Seismic evidence and tectonic significance of an intracrustal reflector beneath the inner California Continental Borderland and Peninsular Ranges
The California Continental Borderland is key to understanding the Neogene tectonics of western North America, because the extension and exhumation of the inner Borderland involve the initiation of the San Andreas transform boundary, migration of the Mendocino and Rivera triple junctions, and rotation of the western Transverse Ranges. The extension and exhumation of the inner Borderland is believed to have been accommodated through metamorphic core complex-type exhumation. Two models for the extent of crustal deformation have been proposed. The models differ in that one predicts the presence of fossil oceanic crust at the base of the Borderland crust, whereas the other does not. Seismic investigations have yielded conflicting results that support both the existence of oceanic crust, west of the western Transverse Ranges and the absence of oceanic crust beneath the inner Borderland, south of Santa Catalina Island. ^ In this work, we re-interpret data from the 1990 PRAN offshore-onshore seismic wide-angle reflection experiment near Oceanside, California in hopes of resolving questions surrounding the different models for inner CCB exhumation. Six of the eight receiver-gathers from the PRAN transect show two wide-angle reflections that originate at depths of approximately 14 and 22 km beneath the inner Borderland. We interpret the upper reflector to be the top of an 8 km thick layer that has a P-wave velocity of 6.7 to 6.9 km/s and an average density of 3000 kg/m3. This layer thickens to 12 km beneath the Peninsular Ranges. The deeper reflector is from the Moho. We interpret this basal layer to be fossil oceanic crust, possibly thickened by magmatic underplating. The occurrence of a lower-crustal reflector beneath most of the outer and inner Borderland, west of the western Transverse Ranges and south of San Clemente Island, may support exhumation above a detachment that soles into the top of oceanic crust. On the other hand, absence of this reflector beneath the inner Borderland crust between San Clemente and Santa Catalina Island may suggest that the basal layer is locally broken or delaminated. ^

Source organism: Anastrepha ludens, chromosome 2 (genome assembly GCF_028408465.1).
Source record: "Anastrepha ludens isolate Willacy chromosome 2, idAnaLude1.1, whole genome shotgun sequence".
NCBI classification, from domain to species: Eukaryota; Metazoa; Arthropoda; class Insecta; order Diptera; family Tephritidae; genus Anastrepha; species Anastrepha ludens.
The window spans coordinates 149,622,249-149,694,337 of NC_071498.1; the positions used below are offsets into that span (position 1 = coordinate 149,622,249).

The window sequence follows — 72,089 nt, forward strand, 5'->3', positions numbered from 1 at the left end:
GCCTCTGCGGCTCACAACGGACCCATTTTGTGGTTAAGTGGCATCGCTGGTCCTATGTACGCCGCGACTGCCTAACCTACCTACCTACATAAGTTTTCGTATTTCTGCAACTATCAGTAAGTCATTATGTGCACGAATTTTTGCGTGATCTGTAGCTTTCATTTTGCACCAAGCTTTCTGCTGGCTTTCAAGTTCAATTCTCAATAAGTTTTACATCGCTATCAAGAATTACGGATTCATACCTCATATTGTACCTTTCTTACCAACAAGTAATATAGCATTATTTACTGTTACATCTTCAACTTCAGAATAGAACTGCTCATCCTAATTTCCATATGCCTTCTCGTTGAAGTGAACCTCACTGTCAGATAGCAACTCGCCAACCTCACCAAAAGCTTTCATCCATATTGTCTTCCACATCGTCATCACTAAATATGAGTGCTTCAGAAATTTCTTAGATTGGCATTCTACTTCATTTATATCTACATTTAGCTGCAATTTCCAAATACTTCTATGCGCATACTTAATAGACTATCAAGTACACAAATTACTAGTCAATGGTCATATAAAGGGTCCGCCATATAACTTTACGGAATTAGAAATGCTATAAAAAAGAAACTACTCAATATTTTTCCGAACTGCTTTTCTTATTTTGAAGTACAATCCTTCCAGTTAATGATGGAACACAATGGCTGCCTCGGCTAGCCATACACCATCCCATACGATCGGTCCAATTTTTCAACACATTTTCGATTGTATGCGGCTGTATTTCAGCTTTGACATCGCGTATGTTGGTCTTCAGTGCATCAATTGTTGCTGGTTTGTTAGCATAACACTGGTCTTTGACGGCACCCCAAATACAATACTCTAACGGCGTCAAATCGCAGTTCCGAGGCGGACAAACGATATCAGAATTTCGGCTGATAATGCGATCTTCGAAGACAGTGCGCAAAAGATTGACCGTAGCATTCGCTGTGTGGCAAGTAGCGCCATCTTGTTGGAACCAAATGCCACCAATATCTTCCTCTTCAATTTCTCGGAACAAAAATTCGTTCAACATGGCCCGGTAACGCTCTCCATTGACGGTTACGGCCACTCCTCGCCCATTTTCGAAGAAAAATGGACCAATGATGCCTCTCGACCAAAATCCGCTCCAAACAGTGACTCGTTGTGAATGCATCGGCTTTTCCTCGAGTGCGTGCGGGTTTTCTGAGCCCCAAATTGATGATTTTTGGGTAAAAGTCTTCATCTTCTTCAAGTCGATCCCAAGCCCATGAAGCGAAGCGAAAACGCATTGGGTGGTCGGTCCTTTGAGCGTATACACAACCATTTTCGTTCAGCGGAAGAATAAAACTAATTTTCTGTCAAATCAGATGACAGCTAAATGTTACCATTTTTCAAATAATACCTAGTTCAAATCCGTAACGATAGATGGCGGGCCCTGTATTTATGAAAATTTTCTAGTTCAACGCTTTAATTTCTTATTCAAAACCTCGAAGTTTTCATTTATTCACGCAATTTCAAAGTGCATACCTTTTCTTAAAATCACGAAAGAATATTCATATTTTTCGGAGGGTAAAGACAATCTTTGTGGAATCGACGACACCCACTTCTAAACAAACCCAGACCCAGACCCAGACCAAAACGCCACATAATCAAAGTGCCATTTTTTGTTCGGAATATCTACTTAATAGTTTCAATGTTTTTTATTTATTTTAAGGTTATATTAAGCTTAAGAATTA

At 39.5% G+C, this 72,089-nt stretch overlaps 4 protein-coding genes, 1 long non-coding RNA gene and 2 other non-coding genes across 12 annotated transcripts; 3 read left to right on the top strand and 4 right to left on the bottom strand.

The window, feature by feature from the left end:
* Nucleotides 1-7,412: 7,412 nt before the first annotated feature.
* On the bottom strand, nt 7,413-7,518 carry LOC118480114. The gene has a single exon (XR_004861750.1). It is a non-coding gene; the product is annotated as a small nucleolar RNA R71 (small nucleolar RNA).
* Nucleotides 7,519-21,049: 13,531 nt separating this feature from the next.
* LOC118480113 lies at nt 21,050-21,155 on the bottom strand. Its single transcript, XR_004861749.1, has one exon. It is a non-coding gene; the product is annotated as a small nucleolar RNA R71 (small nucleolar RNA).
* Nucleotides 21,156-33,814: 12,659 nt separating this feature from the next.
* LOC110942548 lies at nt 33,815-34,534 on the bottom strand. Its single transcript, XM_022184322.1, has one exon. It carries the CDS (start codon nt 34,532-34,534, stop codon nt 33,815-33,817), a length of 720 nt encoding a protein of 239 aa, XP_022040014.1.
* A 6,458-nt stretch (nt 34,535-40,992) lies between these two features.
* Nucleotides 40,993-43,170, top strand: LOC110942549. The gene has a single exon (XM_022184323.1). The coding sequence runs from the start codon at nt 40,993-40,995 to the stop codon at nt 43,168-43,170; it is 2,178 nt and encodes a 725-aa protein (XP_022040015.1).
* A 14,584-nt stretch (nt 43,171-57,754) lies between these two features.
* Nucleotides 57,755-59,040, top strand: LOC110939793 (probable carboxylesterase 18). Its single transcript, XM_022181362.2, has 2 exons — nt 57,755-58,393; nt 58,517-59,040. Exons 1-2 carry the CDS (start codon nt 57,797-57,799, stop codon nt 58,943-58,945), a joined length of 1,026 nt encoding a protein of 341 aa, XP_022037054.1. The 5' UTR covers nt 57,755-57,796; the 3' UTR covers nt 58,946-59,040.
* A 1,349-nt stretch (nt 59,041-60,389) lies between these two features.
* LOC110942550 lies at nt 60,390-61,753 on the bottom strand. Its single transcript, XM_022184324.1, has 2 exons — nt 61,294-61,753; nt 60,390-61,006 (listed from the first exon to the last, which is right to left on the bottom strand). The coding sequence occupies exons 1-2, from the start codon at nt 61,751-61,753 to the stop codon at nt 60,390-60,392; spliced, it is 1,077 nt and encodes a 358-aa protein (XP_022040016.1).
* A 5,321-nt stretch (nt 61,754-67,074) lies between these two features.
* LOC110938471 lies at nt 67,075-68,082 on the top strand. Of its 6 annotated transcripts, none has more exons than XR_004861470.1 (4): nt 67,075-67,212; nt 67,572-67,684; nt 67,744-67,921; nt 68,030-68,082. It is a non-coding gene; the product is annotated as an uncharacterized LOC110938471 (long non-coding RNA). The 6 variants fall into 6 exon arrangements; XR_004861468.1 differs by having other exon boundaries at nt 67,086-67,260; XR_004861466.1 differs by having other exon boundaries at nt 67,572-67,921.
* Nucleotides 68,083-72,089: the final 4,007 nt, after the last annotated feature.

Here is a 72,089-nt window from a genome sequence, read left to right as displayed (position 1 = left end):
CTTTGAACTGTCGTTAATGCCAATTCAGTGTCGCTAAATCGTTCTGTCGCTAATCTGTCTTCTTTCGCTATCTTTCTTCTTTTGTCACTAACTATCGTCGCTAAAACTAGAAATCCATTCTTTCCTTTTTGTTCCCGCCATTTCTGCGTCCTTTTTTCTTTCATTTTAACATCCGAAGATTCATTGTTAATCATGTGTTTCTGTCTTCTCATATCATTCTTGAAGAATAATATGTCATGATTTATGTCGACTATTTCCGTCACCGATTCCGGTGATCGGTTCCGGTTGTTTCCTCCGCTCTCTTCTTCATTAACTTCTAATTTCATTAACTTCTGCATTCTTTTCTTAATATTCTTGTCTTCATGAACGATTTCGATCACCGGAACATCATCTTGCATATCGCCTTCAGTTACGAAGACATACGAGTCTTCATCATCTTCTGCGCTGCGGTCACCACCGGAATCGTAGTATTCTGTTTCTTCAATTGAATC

Chang, Jefferson Castillo, "Seismic evidence and tectonic significance of an intracrustal reflector beneath the inner California Continental Borderland and Peninsular Ranges" (2008). ETD Collection for University of Texas, El Paso. AAI1453823.